Photography isn’t dead, the fun is only just starting, and I am pretty sure if Henri Cartier-Bresson were here today, he would be shooting with a camera-phone! 

The Jury’s Decision.

So there you have it, my thoughts on this (hypothetically) great photographic debate. In truth, I am not sure how successfully I have argued both sides of the debate, as I actually believe we have never had it so good. The ease of travel, the availability of cameras, the opportunity to reach a global audience thanks to the Internet, all of these have contributed, in my opinion, to this being one of the most exciting times in history to be a photographer. 

But those are just my thoughts. What about yours? Is photography alive and kicking, or dying on it’s feet?

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Previous comments

I'd agree with your statement. It seems that many with a DSLR feel that they are capable of shooting weddings.
Me? I don't want to get into that. Photography is a creative release that I enjoy. I would decline a request from a family member or friend to shoot a wedding since I don't own EF 2.8L zoom lenses or a flash (right now); I'd also want a second DSLR so I wouldn't have to swap lenses. I'd have to rent that gear and oh, they're probably wanting it for free. I'd tell them to hire a professional.

Ricky Perrone's picture

I'll agree with the second argument. Photographs that may have previously been seen as high art are now in some instances just look mundane. Photojournalism is a field I would not want to be going into right now, I see that dying although personally I see extreme value in having talented people in the field rather than a reporter or bystander with a telephone. I think theres been major evolution and creativity in photography in the past few years, the bar has been raised, talent and creativity are still valued and recognized. The trick is getting seen.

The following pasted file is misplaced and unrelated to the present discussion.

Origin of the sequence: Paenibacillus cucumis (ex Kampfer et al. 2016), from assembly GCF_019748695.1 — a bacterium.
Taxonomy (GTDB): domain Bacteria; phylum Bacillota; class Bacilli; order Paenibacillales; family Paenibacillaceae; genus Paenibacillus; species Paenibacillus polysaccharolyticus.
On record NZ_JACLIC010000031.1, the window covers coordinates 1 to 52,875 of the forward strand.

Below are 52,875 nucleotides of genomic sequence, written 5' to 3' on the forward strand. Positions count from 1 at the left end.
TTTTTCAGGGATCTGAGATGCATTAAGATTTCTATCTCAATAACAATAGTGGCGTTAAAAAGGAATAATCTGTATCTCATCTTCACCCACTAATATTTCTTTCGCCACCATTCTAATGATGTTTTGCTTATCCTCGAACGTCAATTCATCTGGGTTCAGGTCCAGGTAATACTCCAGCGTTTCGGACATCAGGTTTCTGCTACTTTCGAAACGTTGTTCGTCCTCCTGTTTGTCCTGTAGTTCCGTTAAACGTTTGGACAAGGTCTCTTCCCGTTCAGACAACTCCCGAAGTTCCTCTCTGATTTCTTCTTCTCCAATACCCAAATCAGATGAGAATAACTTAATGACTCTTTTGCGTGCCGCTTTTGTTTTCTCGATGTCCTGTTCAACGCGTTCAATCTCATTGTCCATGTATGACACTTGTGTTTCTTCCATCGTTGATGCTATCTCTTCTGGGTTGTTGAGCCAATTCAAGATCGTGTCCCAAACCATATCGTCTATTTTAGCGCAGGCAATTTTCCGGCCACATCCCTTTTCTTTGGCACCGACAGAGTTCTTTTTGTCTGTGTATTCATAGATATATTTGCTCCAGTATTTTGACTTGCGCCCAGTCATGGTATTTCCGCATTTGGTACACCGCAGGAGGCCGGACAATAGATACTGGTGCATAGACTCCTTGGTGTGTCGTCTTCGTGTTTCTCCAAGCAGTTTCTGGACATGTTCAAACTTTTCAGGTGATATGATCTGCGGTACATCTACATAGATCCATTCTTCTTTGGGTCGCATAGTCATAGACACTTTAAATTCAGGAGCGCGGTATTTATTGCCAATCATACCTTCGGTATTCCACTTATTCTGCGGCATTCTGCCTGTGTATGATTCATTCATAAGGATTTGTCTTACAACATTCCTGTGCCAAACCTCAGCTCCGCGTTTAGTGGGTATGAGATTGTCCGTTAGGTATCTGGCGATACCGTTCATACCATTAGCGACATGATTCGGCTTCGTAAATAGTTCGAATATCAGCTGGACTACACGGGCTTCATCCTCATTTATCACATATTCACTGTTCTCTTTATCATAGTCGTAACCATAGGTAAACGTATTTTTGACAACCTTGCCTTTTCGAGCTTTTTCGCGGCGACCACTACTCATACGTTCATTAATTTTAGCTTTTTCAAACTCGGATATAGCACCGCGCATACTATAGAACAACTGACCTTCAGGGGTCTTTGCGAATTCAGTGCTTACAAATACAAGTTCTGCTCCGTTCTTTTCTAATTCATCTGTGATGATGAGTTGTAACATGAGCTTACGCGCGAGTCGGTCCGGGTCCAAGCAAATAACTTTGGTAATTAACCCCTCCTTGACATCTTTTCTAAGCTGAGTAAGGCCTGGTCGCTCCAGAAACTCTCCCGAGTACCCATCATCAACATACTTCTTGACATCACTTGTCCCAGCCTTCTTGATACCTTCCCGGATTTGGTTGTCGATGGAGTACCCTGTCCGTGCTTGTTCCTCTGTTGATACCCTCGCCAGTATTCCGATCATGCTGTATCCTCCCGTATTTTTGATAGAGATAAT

Ryan Lester's picture

Times are changing. Everyone just has to keep up with the intense change in the market. Look at how much of a loss Kodak has taken from not keeping up with the progression of photography.

Eduardo Francés's picture

Great article thanks for sharing it!

Photographers tend to be a bit dramatic and like to "kill" things...

Remember when people said the Sony A mount was dead? (Even Sony users were killing it)
Remember when people said that film was dead? (Ilford seems to be doing fine)

These are two examples of how over dramatic people in the net can be.

Photography has shape shifted itself, no doubt about it, but photography has been evolving, pro photography isn't what it used to be in the times of Daguerrotypes as an example.

Now small business are struggling, however any kind of small businesses in general are struggling, we are the loudest perhaps in our complaints, are these complaints a portrait of our inhability to adapt to these changes??? maybe and this should be a point were people has to start to analyze the way they are doing their stuff.